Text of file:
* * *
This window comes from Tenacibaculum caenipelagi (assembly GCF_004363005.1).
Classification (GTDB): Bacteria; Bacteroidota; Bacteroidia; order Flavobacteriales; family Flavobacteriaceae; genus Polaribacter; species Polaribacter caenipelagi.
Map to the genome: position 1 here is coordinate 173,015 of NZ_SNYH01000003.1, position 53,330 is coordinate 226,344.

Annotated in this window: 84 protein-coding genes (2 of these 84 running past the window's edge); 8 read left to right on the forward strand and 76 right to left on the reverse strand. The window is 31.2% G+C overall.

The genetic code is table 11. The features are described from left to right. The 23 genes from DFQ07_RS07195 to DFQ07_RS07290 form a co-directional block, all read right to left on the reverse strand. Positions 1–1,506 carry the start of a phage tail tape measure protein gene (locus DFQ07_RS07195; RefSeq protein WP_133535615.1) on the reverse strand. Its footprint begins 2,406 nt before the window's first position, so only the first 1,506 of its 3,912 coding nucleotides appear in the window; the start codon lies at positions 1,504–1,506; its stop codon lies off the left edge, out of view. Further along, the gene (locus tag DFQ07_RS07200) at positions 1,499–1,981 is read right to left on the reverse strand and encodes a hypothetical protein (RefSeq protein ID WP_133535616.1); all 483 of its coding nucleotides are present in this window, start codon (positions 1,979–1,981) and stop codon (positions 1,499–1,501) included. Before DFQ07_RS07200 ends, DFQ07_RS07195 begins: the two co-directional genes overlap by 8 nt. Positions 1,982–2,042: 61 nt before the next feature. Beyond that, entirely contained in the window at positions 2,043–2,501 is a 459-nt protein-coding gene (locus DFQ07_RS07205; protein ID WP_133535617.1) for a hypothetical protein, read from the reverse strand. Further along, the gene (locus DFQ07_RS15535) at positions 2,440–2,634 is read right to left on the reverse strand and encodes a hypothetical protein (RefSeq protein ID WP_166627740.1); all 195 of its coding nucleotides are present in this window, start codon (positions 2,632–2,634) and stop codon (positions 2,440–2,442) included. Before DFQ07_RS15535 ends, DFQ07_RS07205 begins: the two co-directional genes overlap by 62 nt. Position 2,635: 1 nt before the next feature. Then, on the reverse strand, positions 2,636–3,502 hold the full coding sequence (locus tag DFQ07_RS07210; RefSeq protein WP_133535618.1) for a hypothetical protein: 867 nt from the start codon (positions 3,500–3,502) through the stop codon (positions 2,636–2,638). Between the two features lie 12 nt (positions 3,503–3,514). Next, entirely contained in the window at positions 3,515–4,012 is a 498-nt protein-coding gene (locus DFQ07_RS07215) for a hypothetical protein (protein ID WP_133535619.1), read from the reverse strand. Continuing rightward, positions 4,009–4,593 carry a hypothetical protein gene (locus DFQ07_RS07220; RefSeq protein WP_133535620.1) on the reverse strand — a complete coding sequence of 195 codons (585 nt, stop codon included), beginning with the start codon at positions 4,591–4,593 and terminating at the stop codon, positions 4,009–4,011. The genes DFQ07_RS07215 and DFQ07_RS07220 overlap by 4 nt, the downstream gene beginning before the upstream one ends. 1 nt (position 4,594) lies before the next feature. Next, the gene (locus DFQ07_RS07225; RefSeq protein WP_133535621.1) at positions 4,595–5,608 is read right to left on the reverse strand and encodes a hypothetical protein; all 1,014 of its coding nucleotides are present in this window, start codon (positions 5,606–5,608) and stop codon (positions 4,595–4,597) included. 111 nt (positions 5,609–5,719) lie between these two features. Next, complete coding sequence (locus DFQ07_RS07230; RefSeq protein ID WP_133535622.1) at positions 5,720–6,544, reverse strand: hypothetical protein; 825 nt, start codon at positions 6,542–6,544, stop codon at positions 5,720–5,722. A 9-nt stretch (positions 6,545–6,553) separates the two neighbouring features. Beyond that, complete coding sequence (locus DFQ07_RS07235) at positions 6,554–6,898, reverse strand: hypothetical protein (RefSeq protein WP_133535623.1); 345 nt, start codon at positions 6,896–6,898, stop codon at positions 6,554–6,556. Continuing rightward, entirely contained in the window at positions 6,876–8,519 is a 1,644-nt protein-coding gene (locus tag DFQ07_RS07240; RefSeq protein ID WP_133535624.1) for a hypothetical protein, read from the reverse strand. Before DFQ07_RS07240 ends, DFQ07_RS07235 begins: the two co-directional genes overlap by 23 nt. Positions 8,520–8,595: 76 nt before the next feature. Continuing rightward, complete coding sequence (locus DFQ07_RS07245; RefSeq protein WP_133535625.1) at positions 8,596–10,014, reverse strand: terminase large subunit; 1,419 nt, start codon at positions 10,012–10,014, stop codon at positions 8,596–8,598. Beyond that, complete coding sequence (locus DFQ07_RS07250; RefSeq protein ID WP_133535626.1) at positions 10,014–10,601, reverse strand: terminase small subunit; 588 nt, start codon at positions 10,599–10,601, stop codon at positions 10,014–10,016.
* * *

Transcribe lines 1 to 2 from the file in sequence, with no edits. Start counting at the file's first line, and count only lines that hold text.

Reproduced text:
This window comes from Tenacibaculum caenipelagi (assembly GCF_004363005.1).
Classification (GTDB): Bacteria; Bacteroidota; Bacteroidia; order Flavobacteriales; family Flavobacteriaceae; genus Polaribacter; species Polaribacter caenipelagi.